A new satellite image shows grass fires scattered like seeds across the Kansas prairie.
And in fact, these fires are a bit like seeds, in that they are a crucial part of the prairie ecosystem.
"We can’t have prairie without fire," Jason Hartman of the Kansas Forest Service told NASA's Earth Observatory, which released the satellite image today (April 9).
The Flint Hills of eastern Kansas are the site of most of the remaining tallgrass prairie in the United States. These rippling grasslands represent only 4 percent of the 170 million acres (688,000 square kilometers) that once blanketed the plains. The flint rock of eastern Kansas kept early farmers from tilling the land and saved the grass, according to the state's Tallgrass Prairie National Preserve. [Images: The Unexpected Beauty of Tallgrass Prairie]
The prairies evolved to flourish after lightning-sparked fires, a fact humans have long taken advantage of. The Native Americans who once hunted this region lit fires to burn off dead vegetation, encouraging new growth that attracted bison and other large game. Modern ranchers also use controlled burns to clear soil for younger, more nutritious plants for their cattle, Earth Observatory reported.
Spring is controlled fire season at Tallgrass Prairie National Preserve. According to the National Park Service, prescribed burning was going on March 28th and March 29th, 2014. This image, snapped by the Moderate Resolution Imaging Spectroradiometer (MODIS) on NASA's Aqua satellite, was acquired March 31. Red areas are burn scars from recent fires.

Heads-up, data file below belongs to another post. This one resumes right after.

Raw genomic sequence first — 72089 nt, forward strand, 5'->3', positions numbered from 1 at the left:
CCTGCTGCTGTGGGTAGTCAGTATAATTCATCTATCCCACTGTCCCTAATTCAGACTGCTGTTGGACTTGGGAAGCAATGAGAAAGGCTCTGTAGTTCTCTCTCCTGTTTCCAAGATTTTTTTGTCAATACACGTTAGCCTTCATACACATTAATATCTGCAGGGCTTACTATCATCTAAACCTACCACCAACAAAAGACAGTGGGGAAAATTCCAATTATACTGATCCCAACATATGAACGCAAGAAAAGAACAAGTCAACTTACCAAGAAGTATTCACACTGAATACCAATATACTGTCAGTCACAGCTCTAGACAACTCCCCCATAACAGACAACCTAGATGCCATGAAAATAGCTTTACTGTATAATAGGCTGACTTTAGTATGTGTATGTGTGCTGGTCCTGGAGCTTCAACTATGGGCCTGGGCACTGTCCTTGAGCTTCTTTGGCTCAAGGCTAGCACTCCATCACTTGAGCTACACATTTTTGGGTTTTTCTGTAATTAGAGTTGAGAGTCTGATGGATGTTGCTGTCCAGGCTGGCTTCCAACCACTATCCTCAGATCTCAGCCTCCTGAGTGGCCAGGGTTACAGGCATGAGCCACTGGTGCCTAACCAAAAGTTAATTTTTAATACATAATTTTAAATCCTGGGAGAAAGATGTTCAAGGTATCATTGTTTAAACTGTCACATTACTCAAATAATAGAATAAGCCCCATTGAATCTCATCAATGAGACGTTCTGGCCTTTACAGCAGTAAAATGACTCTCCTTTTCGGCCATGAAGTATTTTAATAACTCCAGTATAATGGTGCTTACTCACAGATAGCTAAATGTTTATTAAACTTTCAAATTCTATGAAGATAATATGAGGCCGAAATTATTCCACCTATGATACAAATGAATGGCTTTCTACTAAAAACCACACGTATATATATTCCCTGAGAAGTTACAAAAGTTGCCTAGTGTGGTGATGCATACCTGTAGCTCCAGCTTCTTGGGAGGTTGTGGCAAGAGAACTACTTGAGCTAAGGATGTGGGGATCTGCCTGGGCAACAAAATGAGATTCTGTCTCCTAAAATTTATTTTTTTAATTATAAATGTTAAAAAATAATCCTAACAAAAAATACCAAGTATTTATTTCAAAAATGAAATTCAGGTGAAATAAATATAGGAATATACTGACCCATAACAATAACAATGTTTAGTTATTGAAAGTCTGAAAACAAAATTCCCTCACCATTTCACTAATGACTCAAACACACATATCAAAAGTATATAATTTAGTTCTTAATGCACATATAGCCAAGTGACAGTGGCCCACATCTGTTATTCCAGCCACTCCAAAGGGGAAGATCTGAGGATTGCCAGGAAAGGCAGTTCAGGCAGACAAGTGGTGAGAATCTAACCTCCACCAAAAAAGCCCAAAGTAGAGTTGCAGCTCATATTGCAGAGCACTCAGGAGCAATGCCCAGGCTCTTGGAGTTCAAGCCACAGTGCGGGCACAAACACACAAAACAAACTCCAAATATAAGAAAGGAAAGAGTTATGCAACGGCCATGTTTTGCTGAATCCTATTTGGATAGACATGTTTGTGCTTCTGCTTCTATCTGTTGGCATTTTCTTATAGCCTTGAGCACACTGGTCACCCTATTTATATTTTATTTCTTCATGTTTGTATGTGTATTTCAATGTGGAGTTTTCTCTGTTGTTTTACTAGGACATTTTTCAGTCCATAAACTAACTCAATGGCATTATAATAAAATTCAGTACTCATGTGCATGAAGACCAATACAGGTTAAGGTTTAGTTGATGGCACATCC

Tallgrass prairies may seem dull and undifferentiated to the untrained eye, but they're actually a complex and diverse ecosystem. About 80 percent of prairie vegetation is grass (40 to 60 species), with the remainder made up of more than 300 species of wildflowers, plus trees, scrubs and lichens, according to Live Science's Our Amazing Planet. The roots of these plants form tangles deep in the prairie sod, enabling early settlers to cut bricks from the soil. And these plant communities support more than 400 species of birds, 53 species of reptiles and 28 species of amphibians.
In March, the U.S. Fish and Wildlife Service placed one of these species, the lesser prairie chicken (Tympanuchus pallidicinctus) on its list of threatened wildlife. The prairie chicken, actually a grouse, is identifiable by its yellow head and red, puffy neck. It has lost more than 80 percent of its habitat to human development, including ranching, wild farms and oil and gas drilling.
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Stephanie Pappas is a contributing writer for Live Science, covering topics ranging from geoscience to archaeology to the human brain and behavior. She was previously a senior writer for Live Science but is now a freelancer based in Denver, Colorado, and regularly contributes to Scientific American and The Monitor, the monthly magazine of the American Psychological Association. Stephanie received a bachelor's degree in psychology from the University of South Carolina and a graduate certificate in science communication from the University of California, Santa Cruz.